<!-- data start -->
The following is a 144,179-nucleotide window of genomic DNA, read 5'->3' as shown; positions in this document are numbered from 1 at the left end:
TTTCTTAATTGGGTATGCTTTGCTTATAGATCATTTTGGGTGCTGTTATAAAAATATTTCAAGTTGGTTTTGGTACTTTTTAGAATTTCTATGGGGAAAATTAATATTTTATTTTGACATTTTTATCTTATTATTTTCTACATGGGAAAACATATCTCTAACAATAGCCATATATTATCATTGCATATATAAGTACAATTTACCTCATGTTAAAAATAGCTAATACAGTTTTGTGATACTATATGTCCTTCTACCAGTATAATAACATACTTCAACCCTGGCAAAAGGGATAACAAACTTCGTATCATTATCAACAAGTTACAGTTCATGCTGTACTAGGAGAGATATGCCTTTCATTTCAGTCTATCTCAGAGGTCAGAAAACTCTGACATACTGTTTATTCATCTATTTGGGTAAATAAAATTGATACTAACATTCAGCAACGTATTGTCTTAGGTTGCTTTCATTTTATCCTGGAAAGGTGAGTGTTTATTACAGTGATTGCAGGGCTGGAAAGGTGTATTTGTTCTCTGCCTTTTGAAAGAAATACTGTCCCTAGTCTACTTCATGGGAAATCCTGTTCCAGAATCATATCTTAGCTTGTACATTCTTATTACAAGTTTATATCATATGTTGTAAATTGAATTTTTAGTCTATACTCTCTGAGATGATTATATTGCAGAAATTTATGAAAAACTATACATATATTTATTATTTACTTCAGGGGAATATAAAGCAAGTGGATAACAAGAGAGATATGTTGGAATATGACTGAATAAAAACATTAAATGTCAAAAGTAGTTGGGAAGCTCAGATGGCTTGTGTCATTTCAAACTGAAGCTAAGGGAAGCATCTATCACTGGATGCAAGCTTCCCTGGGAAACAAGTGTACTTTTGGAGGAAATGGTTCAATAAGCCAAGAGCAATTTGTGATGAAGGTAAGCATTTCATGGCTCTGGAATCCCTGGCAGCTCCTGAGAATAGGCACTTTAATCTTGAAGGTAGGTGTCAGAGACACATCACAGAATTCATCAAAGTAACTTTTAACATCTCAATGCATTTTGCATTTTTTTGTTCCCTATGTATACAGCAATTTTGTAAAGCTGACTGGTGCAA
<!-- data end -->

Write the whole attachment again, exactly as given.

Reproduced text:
The following is a 144,179-nucleotide window of genomic DNA, read 5'->3' as shown; positions in this document are numbered from 1 at the left end:
TTTCTTAATTGGGTATGCTTTGCTTATAGATCATTTTGGGTGCTGTTATAAAAATATTTCAAGTTGGTTTTGGTACTTTTTAGAATTTCTATGGGGAAAATTAATATTTTATTTTGACATTTTTATCTTATTATTTTCTACATGGGAAAACATATCTCTAACAATAGCCATATATTATCATTGCATATATAAGTACAATTTACCTCATGTTAAAAATAGCTAATACAGTTTTGTGATACTATATGTCCTTCTACCAGTATAATAACATACTTCAACCCTGGCAAAAGGGATAACAAACTTCGTATCATTATCAACAAGTTACAGTTCATGCTGTACTAGGAGAGATATGCCTTTCATTTCAGTCTATCTCAGAGGTCAGAAAACTCTGACATACTGTTTATTCATCTATTTGGGTAAATAAAATTGATACTAACATTCAGCAACGTATTGTCTTAGGTTGCTTTCATTTTATCCTGGAAAGGTGAGTGTTTATTACAGTGATTGCAGGGCTGGAAAGGTGTATTTGTTCTCTGCCTTTTGAAAGAAATACTGTCCCTAGTCTACTTCATGGGAAATCCTGTTCCAGAATCATATCTTAGCTTGTACATTCTTATTACAAGTTTATATCATATGTTGTAAATTGAATTTTTAGTCTATACTCTCTGAGATGATTATATTGCAGAAATTTATGAAAAACTATACATATATTTATTATTTACTTCAGGGGAATATAAAGCAAGTGGATAACAAGAGAGATATGTTGGAATATGACTGAATAAAAACATTAAATGTCAAAAGTAGTTGGGAAGCTCAGATGGCTTGTGTCATTTCAAACTGAAGCTAAGGGAAGCATCTATCACTGGATGCAAGCTTCCCTGGGAAACAAGTGTACTTTTGGAGGAAATGGTTCAATAAGCCAAGAGCAATTTGTGATGAAGGTAAGCATTTCATGGCTCTGGAATCCCTGGCAGCTCCTGAGAATAGGCACTTTAATCTTGAAGGTAGGTGTCAGAGACACATCACAGAATTCATCAAAGTAACTTTTAACATCTCAATGCATTTTGCATTTTTTTGTTCCCTATGTATACAGCAATTTTGTAAAGCTGACTGGTGCAA